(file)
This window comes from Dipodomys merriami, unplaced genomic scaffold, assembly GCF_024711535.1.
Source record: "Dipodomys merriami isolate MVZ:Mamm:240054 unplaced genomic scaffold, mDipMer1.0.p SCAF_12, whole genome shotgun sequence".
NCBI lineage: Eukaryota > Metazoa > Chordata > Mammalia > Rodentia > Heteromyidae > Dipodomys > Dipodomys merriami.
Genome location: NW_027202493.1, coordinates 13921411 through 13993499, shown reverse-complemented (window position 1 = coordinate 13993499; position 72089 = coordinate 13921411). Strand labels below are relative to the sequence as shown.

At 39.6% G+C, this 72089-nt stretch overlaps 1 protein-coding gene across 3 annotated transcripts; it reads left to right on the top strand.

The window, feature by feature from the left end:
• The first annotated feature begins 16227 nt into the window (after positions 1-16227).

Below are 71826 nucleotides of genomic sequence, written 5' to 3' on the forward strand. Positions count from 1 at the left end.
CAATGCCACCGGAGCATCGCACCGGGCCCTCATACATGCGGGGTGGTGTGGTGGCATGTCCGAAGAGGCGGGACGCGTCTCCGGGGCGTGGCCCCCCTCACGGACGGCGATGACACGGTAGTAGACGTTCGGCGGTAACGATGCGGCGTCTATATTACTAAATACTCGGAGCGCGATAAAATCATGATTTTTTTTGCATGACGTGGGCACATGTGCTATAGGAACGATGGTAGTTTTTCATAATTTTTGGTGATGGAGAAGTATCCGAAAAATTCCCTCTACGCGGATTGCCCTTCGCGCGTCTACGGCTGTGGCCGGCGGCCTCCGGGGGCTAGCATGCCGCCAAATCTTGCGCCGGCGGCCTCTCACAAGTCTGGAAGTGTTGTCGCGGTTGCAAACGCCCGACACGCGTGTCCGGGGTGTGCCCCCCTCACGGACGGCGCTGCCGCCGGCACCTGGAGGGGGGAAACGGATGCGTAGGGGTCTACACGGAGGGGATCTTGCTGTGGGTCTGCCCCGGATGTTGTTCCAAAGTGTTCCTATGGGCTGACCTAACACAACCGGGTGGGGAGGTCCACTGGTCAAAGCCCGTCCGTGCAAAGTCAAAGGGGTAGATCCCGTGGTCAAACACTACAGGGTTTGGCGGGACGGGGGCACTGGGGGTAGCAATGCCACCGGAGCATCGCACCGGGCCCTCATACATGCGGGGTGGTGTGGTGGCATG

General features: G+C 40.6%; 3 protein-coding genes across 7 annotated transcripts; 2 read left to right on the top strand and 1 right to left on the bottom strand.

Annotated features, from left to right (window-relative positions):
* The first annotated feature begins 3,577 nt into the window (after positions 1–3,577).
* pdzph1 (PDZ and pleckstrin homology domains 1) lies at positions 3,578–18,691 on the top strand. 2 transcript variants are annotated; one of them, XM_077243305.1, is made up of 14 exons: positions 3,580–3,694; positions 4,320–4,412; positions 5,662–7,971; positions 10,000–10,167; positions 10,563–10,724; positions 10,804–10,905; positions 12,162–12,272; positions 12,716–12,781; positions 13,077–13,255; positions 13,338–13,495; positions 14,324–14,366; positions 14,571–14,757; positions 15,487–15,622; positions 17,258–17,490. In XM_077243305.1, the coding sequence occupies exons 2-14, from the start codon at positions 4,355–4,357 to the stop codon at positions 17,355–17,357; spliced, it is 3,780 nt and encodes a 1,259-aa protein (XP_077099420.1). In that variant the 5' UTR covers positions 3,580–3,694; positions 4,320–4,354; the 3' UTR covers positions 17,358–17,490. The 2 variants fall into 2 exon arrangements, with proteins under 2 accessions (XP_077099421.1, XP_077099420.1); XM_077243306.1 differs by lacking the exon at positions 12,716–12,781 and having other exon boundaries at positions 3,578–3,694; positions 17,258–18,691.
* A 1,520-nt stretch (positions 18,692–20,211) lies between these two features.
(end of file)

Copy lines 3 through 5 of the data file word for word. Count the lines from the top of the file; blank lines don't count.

NCBI lineage: Eukaryota > Metazoa > Chordata > Mammalia > Rodentia > Heteromyidae > Dipodomys > Dipodomys merriami.
Genome location: NW_027202493.1, coordinates 13921411 through 13993499, shown reverse-complemented (window position 1 = coordinate 13993499; position 72089 = coordinate 13921411). Strand labels below are relative to the sequence as shown.

At 39.6% G+C, this 72089-nt stretch overlaps 1 protein-coding gene across 3 annotated transcripts; it reads left to right on the top strand.